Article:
AI and the Future of Skills, Volume 2

Methods for Evaluating AI Capabilities

image of AI and the Future of Skills, Volume 2

As artificial intelligence (AI) expands its scope of applications across society, understanding its impact becomes increasingly critical. The OECD's AI and the Future of Skills (AIFS) project is developing a comprehensive framework for regularly measuring AI capabilities and comparing them to human skills. The resulting AI indicators should help policymakers anticipate AI’s impacts on education and work.

This volume describes the second phase of the project: exploring three different approaches to assessing AI. First, the project explored the use of education tests for the assessment by asking computer experts to evaluate AI’s performance on OECD’s tests in reading, mathematics and science. Second, the project extended the rating of AI capabilities to tests used to certify workers for occupations. These tests present complex practical tasks and are potentially useful for understanding the application of AI in the workplace. Third, the project explored measures from direct AI evaluations. It commissioned experts to develop methods for selecting high-quality direct measures, categorising them according to AI capabilities and systematising them into single indicators. The report discusses the advantages and challenges in using these approaches and describes how they will be integrated into developing indicators of AI capabilities.


Assessing AI capabilities with education tests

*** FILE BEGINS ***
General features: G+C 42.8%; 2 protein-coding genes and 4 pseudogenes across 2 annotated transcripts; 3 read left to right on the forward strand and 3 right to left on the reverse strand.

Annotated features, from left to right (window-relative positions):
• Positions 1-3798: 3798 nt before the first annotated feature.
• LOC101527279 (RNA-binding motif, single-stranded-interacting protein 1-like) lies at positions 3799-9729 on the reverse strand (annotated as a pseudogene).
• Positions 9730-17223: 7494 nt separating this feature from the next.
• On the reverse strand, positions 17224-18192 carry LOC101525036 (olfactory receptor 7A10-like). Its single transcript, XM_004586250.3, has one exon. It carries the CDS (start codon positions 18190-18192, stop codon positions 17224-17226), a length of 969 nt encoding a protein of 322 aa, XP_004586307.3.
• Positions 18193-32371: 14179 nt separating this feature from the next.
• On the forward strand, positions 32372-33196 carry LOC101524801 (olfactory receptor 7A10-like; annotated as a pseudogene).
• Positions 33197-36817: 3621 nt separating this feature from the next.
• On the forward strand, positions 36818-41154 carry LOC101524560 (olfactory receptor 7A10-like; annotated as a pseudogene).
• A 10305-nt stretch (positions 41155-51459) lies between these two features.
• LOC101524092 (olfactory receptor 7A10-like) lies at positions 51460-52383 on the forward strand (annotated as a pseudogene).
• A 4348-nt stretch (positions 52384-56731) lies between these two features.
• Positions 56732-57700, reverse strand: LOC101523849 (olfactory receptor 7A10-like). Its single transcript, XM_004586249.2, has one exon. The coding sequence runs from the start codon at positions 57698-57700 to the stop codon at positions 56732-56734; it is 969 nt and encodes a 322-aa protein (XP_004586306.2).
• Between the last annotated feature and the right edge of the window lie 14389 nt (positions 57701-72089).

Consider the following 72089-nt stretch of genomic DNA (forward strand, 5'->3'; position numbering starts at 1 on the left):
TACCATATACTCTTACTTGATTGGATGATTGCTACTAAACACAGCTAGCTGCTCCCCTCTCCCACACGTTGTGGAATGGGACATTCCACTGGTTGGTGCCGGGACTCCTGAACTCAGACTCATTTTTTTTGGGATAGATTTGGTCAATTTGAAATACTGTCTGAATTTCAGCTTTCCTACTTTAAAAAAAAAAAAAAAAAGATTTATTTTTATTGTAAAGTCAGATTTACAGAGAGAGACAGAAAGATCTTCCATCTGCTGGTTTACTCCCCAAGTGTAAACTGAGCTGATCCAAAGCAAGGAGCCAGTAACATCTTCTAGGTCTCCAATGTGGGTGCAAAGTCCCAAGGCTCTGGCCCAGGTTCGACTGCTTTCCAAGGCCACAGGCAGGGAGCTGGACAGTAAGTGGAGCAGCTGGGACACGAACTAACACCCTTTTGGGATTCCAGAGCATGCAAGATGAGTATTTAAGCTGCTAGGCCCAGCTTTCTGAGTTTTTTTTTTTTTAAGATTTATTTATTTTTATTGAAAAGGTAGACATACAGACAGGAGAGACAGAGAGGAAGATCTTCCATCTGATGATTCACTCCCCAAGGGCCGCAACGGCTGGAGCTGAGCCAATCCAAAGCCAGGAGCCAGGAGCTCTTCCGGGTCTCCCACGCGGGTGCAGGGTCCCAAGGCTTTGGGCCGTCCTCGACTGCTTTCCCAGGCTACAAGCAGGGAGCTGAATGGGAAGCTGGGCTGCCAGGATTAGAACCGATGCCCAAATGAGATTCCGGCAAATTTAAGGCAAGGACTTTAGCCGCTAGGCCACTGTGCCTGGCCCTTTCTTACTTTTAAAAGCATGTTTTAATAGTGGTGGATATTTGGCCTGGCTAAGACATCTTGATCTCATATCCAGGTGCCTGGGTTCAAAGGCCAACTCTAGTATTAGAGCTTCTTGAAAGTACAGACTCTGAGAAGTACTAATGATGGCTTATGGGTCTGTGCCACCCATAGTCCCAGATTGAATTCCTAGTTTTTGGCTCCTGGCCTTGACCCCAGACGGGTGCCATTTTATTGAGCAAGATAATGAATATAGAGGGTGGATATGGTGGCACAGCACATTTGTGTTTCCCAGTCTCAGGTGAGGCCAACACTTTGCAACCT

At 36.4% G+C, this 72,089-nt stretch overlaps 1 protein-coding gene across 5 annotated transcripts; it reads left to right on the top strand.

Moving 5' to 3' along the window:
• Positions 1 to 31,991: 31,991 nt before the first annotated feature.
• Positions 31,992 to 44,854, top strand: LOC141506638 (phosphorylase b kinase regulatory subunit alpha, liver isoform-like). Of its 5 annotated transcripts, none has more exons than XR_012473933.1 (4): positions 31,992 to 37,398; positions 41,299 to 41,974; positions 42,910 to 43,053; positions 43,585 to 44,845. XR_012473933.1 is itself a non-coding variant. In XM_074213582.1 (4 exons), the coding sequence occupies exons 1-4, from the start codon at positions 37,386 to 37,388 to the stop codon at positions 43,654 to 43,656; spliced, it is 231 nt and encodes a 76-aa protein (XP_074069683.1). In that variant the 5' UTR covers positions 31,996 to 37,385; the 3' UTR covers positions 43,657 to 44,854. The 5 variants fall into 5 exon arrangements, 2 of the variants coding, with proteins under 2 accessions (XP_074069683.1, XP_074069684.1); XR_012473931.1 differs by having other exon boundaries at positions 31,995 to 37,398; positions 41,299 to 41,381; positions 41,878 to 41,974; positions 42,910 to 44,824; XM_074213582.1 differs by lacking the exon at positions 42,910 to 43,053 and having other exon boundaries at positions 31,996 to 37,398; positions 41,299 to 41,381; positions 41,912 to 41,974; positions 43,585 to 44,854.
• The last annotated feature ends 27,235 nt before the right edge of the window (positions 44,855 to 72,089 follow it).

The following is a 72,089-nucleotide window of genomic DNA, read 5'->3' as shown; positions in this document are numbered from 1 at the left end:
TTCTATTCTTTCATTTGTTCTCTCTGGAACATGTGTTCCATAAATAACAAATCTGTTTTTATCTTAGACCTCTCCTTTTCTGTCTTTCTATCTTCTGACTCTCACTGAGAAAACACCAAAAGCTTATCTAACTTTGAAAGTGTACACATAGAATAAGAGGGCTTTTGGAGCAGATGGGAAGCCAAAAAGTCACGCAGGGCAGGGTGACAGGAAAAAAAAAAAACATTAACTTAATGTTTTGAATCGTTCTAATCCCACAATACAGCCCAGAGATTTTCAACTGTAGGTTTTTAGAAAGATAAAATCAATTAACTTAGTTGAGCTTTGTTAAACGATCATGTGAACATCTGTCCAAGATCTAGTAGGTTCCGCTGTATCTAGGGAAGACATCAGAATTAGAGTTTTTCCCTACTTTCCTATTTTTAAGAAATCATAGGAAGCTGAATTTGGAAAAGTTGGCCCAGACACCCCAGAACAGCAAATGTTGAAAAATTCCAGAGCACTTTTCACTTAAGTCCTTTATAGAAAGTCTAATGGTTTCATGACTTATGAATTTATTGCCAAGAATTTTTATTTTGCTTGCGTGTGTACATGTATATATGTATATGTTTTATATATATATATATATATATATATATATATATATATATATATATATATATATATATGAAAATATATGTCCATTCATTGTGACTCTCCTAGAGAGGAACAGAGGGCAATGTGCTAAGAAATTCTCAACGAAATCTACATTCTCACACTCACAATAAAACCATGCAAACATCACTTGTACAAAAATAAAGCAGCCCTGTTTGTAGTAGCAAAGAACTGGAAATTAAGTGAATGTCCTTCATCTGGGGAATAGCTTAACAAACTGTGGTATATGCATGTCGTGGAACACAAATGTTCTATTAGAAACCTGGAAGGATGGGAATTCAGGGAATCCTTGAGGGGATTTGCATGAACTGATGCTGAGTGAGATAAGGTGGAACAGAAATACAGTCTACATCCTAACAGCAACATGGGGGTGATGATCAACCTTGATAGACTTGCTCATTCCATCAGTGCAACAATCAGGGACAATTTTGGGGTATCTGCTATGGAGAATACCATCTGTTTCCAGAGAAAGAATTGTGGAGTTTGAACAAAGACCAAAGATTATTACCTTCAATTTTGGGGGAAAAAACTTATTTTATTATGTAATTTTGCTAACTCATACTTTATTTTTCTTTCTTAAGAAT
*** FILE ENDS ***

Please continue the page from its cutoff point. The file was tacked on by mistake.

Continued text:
This chapter introduces three exploratory studies that assessed the capabilities of artificial intelligence (AI) through standardised education tests designed for humans. The first two studies, conducted in 2016 and 2021/22, asked experts to evaluate AI’s performance on the literacy and numeracy tests of the OECD’s Survey of Adult Skills (PIAAC). The third study collected expert judgements of whether AI can solve science questions from the OECD's Programme for International Student Assessment (PISA). The studies aimed to refine the assessment framework for eliciting expert knowledge on AI using established educational assessments. They explored different test formats, response methodologies and rating instructions, along with two distinct assessment approaches. A “behavioural approach” used in the PIAAC studies emphasised smaller expert groups engaging in discussions, and a "mathematical approach" adopted in the PISA study relied more heavily on quantitative data from a larger expert pool. This chapter presents the results of the studies and discusses the advantages and disadvantages of their methodological approaches.



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